From: "T. Eric Gillham PE" <teric(--nospam--at)gk2guam.com>
Date: Wed, 6 Jun 2001 14:07:52 +1000
A big THANKS to all that
contributed to this thread. The reponses were varied, but all are
I've got RISA3D, with
its moving load feature, so I think I am going to check 3 cases - H15, 100psf
distributed and possibly a line of golfcarts (I think 30 would do ;) ),
just to see how they compare.
T. Eric Gillham
-----Original Message----- From: T. Eric Gillham PE
[mailto:teric(--nospam--at)gk2guam.com] Sent: Tuesday, June 05, 2001 9:55
AM To: seaoc list Subject: Golf Course
I am designing two cart path bridges for a
golf course. First bridge is 3 span 70'+50'+50', second bridge has a
single span of 70'.
Wonder of wonders, the owner and the
contractor both want to minimize the cost on the structures, and are asking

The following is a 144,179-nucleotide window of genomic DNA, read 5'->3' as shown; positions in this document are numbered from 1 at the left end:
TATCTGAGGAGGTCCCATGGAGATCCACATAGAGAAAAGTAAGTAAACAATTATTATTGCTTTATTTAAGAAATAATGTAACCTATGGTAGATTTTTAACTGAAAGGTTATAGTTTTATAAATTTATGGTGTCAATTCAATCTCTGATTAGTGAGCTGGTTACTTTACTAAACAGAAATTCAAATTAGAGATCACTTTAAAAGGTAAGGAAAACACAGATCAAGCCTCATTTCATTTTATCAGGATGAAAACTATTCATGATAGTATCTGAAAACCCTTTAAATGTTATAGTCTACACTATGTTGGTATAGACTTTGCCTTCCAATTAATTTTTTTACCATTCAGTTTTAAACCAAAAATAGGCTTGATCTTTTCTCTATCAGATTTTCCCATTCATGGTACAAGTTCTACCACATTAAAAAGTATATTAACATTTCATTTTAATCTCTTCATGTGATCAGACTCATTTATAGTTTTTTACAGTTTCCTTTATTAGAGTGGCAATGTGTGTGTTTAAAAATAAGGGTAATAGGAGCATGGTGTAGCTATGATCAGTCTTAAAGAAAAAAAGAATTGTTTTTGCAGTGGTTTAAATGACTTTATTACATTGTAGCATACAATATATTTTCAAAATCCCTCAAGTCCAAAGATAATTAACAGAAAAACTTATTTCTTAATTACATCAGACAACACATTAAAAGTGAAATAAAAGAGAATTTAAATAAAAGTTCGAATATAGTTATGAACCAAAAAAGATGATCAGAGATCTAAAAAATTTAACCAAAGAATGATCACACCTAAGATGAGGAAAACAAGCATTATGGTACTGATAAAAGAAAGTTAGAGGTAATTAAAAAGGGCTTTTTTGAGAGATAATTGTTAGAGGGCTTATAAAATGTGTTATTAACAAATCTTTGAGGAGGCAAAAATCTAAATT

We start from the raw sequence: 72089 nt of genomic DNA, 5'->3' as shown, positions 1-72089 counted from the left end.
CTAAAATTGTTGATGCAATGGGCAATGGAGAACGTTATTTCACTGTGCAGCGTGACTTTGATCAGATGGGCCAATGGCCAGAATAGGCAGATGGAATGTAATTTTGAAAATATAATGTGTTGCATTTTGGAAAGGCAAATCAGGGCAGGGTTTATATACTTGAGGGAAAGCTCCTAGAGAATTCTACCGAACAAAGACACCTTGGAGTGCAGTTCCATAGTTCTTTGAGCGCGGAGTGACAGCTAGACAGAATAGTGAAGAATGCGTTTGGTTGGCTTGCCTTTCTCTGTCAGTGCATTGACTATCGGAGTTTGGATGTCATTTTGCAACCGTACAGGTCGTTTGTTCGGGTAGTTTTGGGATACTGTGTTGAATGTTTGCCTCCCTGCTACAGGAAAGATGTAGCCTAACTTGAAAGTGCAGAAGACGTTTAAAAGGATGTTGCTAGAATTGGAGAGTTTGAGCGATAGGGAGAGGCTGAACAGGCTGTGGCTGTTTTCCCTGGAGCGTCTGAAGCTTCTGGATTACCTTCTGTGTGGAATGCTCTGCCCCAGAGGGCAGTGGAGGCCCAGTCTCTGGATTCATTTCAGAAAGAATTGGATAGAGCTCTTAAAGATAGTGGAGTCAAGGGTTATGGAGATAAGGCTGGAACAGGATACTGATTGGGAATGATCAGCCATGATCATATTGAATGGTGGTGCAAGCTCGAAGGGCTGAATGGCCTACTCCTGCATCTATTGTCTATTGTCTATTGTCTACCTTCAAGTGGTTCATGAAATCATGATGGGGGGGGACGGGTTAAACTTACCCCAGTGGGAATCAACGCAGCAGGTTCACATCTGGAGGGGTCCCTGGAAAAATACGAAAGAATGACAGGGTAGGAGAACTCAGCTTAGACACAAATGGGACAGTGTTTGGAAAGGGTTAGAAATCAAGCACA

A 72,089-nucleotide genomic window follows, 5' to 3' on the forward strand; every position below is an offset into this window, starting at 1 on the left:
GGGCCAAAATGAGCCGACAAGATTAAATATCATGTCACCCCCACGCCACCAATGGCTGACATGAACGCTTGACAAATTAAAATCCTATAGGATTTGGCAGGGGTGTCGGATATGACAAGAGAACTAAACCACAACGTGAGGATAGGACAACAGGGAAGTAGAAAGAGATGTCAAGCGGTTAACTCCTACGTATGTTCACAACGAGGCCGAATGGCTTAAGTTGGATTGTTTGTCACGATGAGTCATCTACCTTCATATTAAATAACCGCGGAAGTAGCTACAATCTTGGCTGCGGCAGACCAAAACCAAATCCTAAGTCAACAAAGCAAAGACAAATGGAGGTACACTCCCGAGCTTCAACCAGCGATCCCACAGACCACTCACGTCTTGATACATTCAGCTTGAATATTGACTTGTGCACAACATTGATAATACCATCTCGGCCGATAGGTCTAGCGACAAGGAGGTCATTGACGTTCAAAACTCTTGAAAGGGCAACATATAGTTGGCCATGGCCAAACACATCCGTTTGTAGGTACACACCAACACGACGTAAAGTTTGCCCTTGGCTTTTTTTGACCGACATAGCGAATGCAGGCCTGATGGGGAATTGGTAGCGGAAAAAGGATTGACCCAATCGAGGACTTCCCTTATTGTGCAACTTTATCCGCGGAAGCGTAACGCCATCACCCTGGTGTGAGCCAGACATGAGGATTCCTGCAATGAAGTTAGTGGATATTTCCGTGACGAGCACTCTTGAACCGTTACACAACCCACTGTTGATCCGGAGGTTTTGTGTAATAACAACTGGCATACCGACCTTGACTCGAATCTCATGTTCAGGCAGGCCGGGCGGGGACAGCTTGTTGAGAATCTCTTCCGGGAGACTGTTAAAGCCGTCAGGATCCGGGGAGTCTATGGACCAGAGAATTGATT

that I use the minimum live loading possible.
The largest vehicle used on the golf
course is a mower/utility vehicle with a gross weight of about 2 tons, well
below H15 loading. The bridges themselves are to be 10 feet wide, and
the approaches are so hilly that it is unlikely that a truck could even
get to the bridges.
Soooo, my question is : Does anyone have
experience regarding the use of loads substantially less than those required
by AASHTO for the design of NON-highway bridges. If so, are there
standard loads? I was thinking of using 5 tons as a minimum, and having
the owner post a permanent sign showing the weight restriction.
Also, does the AASHTO manual govern the
design of the bridges? We are currently under UBC94, soon to switch to
the IBC, but I am not all that familiar with AASHTO requirements (not much
bridge work on Guam). I would prefer to use UBC94, LRFD 2nd Ed for the
girders, and refer to AASHTO for load distribution (based on 5 ton total
weight) and seismic design.